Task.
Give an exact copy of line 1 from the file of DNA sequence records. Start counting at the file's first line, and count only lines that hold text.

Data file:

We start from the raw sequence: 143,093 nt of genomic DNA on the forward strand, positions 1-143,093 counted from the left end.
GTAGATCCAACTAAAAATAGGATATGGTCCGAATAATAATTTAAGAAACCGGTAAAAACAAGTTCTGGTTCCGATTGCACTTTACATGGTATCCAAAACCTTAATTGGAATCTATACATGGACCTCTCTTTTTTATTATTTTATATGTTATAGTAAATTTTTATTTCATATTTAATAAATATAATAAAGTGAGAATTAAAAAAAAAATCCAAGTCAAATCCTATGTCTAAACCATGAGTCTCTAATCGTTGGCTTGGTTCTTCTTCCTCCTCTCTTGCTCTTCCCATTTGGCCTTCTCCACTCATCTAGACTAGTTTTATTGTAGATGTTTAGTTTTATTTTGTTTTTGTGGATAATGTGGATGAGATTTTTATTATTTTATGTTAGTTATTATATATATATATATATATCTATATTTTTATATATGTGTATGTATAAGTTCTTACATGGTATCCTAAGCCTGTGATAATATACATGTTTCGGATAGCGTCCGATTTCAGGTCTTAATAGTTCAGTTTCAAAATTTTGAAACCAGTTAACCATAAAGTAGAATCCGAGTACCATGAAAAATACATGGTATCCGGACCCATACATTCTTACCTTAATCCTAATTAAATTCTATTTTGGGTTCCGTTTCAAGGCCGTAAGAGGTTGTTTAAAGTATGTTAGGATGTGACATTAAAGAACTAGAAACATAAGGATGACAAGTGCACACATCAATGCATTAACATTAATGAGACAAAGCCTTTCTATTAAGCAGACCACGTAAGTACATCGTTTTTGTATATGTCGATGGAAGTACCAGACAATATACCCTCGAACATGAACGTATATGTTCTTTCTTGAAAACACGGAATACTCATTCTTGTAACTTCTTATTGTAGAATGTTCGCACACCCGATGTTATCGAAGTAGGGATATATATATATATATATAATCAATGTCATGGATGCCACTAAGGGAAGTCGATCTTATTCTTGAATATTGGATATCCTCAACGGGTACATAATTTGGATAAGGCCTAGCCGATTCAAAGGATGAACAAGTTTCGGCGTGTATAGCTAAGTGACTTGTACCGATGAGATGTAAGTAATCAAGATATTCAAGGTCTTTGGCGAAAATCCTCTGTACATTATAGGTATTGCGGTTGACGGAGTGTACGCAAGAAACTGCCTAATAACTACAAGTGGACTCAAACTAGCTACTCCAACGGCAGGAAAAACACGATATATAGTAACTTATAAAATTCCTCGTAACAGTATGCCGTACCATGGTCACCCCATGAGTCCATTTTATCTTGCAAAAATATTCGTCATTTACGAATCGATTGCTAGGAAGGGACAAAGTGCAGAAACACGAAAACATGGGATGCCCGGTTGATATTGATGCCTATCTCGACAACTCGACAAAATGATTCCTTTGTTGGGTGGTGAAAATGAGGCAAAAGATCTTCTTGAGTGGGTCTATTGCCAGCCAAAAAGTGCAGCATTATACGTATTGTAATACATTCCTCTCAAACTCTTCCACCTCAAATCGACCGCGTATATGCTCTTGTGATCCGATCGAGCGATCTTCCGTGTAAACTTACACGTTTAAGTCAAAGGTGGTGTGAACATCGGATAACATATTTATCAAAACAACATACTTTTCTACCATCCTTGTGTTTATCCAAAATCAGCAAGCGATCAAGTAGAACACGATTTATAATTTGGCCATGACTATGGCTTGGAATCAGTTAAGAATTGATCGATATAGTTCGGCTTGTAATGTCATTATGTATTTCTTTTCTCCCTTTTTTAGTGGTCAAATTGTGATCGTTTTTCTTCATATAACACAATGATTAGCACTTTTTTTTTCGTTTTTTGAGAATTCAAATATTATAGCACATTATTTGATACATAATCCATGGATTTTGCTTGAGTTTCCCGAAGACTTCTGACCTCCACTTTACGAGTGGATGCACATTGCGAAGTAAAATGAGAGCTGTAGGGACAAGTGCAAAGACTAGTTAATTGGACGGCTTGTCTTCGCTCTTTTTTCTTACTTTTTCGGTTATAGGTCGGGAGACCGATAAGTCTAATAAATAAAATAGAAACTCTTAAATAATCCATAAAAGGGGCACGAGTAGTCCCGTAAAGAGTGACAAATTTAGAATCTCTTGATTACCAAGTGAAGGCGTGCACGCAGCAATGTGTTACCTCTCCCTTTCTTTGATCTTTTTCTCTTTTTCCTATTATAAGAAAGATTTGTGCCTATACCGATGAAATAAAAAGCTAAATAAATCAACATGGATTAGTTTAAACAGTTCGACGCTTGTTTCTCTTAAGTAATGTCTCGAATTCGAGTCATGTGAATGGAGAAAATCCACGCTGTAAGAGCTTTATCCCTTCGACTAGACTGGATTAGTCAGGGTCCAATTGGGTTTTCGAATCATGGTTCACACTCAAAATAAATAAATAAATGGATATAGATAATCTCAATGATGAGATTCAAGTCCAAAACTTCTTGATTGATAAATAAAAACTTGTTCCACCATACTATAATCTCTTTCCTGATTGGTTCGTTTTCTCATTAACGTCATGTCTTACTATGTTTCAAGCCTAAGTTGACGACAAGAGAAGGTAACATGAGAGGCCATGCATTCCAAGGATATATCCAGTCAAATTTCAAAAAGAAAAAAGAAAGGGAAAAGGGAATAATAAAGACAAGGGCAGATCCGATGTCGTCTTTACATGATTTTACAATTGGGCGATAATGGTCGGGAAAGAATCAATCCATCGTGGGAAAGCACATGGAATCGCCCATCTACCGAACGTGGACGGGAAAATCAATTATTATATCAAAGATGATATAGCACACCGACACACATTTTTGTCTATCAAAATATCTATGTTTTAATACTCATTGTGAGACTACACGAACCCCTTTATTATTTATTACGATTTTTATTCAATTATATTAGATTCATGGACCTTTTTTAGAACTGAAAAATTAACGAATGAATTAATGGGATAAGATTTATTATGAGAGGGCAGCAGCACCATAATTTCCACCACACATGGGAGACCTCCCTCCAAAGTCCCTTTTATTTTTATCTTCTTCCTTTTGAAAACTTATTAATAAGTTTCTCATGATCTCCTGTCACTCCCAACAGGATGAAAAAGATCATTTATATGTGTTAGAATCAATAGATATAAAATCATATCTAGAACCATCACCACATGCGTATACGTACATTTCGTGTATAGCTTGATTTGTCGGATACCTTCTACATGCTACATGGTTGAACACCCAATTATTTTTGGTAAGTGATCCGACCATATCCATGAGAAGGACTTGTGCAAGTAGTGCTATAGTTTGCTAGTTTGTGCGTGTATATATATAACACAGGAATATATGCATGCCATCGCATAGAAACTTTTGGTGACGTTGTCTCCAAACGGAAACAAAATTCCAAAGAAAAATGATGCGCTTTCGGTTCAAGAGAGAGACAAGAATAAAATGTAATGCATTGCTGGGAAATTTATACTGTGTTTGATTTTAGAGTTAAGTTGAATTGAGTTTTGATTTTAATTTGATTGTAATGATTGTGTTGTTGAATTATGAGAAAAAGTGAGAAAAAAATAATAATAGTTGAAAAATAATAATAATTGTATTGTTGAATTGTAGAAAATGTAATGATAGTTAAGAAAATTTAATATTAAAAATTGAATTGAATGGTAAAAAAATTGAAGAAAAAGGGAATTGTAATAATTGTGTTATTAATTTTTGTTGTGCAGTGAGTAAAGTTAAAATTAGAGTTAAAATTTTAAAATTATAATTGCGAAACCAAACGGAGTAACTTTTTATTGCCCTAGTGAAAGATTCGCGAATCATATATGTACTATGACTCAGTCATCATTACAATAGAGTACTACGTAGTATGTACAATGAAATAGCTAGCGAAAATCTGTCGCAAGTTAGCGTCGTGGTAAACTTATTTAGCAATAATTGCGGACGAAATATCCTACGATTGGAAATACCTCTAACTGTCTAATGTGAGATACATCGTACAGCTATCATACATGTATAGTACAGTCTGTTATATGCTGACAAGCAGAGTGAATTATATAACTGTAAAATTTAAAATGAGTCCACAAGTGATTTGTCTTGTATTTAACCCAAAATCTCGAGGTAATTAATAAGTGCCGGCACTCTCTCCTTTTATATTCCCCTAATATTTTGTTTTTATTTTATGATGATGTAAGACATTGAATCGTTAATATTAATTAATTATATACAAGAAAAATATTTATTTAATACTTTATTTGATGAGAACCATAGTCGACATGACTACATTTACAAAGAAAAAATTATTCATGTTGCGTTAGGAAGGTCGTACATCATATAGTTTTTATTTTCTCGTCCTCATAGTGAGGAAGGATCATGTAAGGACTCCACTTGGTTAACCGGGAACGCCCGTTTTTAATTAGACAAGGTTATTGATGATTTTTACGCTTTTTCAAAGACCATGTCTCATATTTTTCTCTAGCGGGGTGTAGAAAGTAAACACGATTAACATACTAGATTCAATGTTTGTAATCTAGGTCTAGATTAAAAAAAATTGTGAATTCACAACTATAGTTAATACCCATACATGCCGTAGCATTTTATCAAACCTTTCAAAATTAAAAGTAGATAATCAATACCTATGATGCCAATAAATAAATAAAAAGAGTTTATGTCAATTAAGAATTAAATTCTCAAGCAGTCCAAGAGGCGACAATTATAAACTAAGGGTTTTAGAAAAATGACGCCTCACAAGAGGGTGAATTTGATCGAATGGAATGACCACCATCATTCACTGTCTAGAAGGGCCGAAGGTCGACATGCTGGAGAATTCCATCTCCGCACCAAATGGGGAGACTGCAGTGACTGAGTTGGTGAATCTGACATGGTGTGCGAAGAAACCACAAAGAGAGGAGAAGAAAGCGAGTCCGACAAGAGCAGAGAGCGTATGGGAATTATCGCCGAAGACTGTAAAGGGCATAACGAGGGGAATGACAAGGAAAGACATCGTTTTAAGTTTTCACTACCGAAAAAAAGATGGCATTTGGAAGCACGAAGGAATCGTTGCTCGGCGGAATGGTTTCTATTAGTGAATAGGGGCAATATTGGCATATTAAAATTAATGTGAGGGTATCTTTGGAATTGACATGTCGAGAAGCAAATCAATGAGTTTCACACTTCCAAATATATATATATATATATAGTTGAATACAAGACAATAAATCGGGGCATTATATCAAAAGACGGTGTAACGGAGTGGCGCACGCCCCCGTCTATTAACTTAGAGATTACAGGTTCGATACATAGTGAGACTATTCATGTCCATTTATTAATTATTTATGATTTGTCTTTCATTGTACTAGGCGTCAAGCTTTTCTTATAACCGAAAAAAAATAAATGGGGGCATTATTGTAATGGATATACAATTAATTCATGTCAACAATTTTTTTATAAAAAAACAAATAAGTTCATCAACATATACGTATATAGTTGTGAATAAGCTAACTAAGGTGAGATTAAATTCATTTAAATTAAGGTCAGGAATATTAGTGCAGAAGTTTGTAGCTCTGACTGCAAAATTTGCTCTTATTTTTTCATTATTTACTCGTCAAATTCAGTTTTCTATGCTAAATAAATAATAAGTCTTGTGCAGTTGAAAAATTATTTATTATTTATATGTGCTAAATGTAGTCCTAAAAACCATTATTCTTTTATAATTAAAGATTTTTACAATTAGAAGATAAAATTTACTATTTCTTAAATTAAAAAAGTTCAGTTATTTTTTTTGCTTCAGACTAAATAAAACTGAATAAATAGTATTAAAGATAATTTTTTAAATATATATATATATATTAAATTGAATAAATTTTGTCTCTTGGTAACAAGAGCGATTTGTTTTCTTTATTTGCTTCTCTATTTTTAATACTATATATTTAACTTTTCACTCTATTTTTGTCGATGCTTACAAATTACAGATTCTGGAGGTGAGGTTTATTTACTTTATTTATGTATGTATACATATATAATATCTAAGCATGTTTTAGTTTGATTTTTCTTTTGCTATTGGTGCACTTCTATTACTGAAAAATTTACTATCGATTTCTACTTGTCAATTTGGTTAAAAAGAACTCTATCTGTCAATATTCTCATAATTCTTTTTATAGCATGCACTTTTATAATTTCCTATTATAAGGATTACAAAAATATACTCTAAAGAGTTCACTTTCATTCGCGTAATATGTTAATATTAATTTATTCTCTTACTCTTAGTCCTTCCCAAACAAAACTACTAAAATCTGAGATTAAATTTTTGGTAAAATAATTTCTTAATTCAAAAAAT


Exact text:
We start from the raw sequence: 143,093 nt of genomic DNA on the forward strand, positions 1-143,093 counted from the left end.